By: Jordan McHugh
There isn’t a road for miles. 27.8 miles, to be exact. Do you know how long it would take for help to come get you, out in the middle of the wilderness? Let’s just say that your attacker would be enjoying a nice cup of coffee while you still lay dead in the dirt.
Sounds far-fetched, doesn’t it?
Not when you’ve been backpacking for four days and campfire ghost stories replace prime-time TV. Murderers are a not so distant reality.
Well, this was my reality when I was backpacking deep in the Smoky Mountains during fall break.
Out in the wilderness the fear of unknown can be overwhelming. And that’s what makes scary stories scary, isn’t it? You know something bad is going to happen, you just don’t know how or when. And in a world of unknowns like a vast forest miles away from other humans, the power of a scary story is magnified.
After reading Black Hole and seeing those with “the bug” at a campsite all alone in the wilderness, I couldn’t help but relate it to a story someone told on our trip:
Two girls had been backpacking for weeks alone in the mountains of New Hampshire. Nothing out of the ordinary happened to them on this trip-no surprise ghost sightings, no Blair Witch, not even a bear to mess with their food. However, upon returning home, they got their pictures developed and realized that there was a picture of the two of them sleeping in their tent.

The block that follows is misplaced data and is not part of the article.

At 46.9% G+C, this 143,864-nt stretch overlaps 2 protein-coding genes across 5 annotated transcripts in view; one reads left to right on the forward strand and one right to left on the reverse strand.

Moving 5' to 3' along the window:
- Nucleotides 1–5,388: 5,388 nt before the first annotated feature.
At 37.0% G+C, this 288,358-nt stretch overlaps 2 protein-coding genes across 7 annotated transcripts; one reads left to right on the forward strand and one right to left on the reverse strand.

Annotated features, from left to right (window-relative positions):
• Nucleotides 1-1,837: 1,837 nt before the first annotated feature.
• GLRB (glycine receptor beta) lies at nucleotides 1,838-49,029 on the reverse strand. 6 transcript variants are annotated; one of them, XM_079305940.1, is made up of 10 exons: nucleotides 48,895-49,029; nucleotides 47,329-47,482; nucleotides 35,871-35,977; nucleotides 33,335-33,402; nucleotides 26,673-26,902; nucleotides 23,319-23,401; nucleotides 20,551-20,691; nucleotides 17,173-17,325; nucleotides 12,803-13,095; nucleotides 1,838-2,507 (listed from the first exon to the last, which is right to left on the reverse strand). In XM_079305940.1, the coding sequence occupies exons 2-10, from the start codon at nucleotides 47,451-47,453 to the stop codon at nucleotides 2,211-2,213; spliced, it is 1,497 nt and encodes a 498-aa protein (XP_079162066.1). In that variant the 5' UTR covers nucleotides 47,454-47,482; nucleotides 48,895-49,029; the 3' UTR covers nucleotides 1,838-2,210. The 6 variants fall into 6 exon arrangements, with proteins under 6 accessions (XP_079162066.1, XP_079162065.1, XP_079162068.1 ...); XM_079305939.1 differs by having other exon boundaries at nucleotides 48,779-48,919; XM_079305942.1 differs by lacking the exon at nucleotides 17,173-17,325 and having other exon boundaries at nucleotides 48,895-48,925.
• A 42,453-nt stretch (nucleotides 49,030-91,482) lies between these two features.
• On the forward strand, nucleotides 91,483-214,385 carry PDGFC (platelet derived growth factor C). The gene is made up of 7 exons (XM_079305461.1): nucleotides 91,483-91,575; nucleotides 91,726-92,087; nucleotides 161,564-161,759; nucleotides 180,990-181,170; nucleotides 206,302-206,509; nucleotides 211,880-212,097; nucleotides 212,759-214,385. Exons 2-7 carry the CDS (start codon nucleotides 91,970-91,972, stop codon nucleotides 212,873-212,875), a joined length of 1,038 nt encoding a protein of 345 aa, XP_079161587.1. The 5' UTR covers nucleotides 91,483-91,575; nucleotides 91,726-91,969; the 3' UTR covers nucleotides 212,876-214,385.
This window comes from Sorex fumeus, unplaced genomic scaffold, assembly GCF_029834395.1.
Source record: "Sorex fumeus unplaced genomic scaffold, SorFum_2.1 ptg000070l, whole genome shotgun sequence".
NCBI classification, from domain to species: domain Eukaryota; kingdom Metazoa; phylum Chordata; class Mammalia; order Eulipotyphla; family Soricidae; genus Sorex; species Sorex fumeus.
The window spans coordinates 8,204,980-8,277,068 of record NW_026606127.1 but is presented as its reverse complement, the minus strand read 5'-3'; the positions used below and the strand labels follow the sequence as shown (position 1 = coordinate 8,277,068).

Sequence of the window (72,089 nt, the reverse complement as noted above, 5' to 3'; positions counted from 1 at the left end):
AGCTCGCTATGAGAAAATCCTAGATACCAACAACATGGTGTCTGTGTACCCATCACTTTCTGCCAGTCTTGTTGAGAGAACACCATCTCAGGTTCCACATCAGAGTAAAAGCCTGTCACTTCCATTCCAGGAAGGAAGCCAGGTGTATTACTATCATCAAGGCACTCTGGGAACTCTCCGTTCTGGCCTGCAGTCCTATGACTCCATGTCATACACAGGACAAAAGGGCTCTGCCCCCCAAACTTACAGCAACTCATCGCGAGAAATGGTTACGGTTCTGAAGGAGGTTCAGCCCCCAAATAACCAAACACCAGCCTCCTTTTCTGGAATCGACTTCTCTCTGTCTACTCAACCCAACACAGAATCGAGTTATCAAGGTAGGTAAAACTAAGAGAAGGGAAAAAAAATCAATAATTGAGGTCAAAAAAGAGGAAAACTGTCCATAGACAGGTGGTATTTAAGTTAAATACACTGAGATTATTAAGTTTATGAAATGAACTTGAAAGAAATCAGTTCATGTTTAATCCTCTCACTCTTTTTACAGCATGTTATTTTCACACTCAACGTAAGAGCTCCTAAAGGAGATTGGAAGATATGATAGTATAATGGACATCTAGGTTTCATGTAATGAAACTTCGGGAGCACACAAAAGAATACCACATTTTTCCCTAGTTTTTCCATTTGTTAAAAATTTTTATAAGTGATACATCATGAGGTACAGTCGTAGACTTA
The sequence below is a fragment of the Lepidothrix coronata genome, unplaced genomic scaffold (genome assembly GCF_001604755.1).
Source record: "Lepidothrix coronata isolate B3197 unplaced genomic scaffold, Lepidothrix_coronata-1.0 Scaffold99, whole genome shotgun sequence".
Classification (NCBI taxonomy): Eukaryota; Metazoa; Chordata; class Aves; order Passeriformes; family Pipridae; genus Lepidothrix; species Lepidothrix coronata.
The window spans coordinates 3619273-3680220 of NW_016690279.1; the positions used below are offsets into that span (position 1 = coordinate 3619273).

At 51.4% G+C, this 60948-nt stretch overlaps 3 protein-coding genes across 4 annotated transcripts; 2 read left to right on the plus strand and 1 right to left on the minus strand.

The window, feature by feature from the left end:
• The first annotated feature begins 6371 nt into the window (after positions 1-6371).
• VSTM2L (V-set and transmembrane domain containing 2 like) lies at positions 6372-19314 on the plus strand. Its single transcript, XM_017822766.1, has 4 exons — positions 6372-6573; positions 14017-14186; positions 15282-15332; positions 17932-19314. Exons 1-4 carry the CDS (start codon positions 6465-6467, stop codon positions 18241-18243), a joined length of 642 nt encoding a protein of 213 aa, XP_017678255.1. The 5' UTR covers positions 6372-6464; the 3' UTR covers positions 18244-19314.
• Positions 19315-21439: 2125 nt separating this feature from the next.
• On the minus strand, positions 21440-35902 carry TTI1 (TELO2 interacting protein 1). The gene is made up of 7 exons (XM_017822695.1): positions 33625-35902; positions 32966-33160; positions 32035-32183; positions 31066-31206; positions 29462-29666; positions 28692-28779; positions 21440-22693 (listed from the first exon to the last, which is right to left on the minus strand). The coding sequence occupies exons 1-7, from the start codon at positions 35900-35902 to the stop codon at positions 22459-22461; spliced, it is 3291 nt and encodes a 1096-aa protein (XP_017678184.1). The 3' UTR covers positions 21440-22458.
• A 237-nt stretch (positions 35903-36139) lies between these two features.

This story irks me due to the sheer likeliness that this could possibly happen. We are unaware and unknowing of what surrounds us in the darkness of a forest. When we are out on our own, we believe that monsters can lurk everywhere, because really they can! Even though I was with a group of people, I felt like there was someone watching our every move. Whether it’s Rick from our 5th period Calc class who now eats Twinkies for lunch in a tattered tent miles from the closest highway, or Buffalo Bill waiting to turn our skin into a nice fall parka, we are scared of the emptiness and of not knowing what’s there. Fear stems from many places out in the wilderness—maybe it’s a man with a knife, some masked Scooby-Doo character, or just the snap of a twig. Fear inevitably surrounds us in desolate places. In these situations our fear is amplified because we know that if our fears become reality there is no way for us to get help.
It’s hard not to think about where our fears stem from in the woods. Often, they come from things external to ourselves–stories, darkness, and animals. In the luxury of our classroom though, the demons we fear often come from within. For these monsters, while a mask may be scary it is the unknown of what’s behind the mask that is the most terrifying. It is under these masks where we see who a monster truly is. His motivations. His identity. His darkness.
How scary are villains actually? When the mask is pulled down and the unknown becomes known, are we still scared? Are we scared of pulling off the mask because we don’t want to see what’s behind it? Are we scared of learning that what’s behind the mask might be something familiar; something that we see ourselves in? Are we scared of seeming that the monster behind the mask isn’t so different from ourselves? In the wilderness we are scared of the things we don’t understand, but in the classroom and in our stories we are faced with a fear more terrifying–the things that we do.
If you’re wondering how truly helpless you are in the woods, and you have no future plans for backpacking, click here for a diary collective of people’s creepiest experiences!